A disability annuitant whose annuity is terminated because of an “earning capacity provision,” and whose earnings in any subsequent year fall below 80 percent of the current rate of pay for the retiree’s former position, may obtain reinstatement of benefits if the retiree has not been reemployed in a federal position and “has not recovered from the disability for which he was retired.” Likewise, regulations at 5 CFR 831.1211(a) provide that when a disability annuity stops, “the individual must again prove that he or she meets the eligibility requirements in order to have the annuity reinstated.”
In the case of a disability annuitant whose earning capacity has been restored but who thereafter loses his or her earning capacity, the regulation provides that benefits will be reinstated if the annuitant “has not recovered from the disability for which retired.” The regulations define “disability” to mean “inability, because of disease or injury, to render useful and efficient service in the employee’s current position, or in a vacant position in the same agency at the same grade or pay level for which the individual is qualified for reassignment.”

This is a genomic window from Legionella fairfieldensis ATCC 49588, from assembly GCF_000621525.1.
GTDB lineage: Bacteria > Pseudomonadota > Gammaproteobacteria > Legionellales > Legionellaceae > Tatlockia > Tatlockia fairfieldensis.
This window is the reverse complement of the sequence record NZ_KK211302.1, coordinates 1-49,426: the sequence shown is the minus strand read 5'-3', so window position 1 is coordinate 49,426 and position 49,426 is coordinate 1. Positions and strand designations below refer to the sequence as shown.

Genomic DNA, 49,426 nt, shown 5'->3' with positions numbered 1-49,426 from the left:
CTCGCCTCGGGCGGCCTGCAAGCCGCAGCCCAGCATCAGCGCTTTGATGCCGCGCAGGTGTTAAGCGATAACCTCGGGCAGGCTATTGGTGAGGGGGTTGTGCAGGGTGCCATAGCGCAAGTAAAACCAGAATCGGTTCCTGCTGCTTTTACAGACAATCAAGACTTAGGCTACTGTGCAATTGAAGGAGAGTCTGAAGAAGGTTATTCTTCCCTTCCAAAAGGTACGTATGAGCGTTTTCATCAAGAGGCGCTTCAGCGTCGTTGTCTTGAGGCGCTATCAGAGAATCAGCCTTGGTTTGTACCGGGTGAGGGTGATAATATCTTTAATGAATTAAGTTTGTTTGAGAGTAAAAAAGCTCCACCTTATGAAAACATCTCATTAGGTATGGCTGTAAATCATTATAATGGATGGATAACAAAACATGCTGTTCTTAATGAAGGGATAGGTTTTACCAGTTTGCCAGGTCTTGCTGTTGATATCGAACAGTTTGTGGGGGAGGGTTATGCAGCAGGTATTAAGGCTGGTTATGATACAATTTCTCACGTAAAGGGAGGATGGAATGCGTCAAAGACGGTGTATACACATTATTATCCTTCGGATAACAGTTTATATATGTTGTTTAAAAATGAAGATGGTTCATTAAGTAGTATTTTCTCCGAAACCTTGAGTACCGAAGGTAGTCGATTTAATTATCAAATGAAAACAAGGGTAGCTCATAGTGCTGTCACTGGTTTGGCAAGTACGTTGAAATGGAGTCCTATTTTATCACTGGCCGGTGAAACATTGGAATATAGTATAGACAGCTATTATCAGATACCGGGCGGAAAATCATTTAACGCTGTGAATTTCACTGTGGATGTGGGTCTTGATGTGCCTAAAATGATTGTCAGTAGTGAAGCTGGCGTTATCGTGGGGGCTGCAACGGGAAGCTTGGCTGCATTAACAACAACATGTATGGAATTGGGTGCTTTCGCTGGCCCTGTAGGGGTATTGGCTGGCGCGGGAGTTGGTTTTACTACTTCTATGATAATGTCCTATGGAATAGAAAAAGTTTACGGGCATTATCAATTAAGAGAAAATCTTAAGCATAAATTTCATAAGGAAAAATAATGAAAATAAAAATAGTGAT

The statutory and regulatory requirement that the employee prove that he or she “has not recovered from the disability” for which retirement was granted means that the employee must prove not only the existence of a medical condition, but also that the medical condition is disabling in nature–that it prevents the employee from rendering efficient and useful service in the employee’s position or an equivalent position. The retiree is not entitled to resumption or retention of disability benefits simply by showing that his or her medical condition is similar, or even identical to, the condition that resulted in an initial determination of retirement eligibility. The retiree must also show that the medical condition is disabling.